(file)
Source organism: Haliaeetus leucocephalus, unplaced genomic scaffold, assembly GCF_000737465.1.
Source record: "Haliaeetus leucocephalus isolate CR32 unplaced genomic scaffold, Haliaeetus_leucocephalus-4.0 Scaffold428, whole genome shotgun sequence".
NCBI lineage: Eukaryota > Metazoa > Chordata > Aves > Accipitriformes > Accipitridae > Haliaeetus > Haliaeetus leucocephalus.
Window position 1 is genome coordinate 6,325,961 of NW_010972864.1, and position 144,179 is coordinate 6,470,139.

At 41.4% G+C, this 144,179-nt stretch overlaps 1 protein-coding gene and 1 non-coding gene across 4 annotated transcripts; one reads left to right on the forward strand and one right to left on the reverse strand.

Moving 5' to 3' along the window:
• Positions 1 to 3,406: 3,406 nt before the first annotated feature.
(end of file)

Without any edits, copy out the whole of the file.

Source organism: Haliaeetus leucocephalus, unplaced genomic scaffold, assembly GCF_000737465.1.
Source record: "Haliaeetus leucocephalus isolate CR32 unplaced genomic scaffold, Haliaeetus_leucocephalus-4.0 Scaffold428, whole genome shotgun sequence".
NCBI lineage: Eukaryota > Metazoa > Chordata > Aves > Accipitriformes > Accipitridae > Haliaeetus > Haliaeetus leucocephalus.
Window position 1 is genome coordinate 6,325,961 of NW_010972864.1, and position 144,179 is coordinate 6,470,139.

At 41.4% G+C, this 144,179-nt stretch overlaps 1 protein-coding gene and 1 non-coding gene across 4 annotated transcripts; one reads left to right on the forward strand and one right to left on the reverse strand.

Moving 5' to 3' along the window:
• Positions 1 to 3,406: 3,406 nt before the first annotated feature.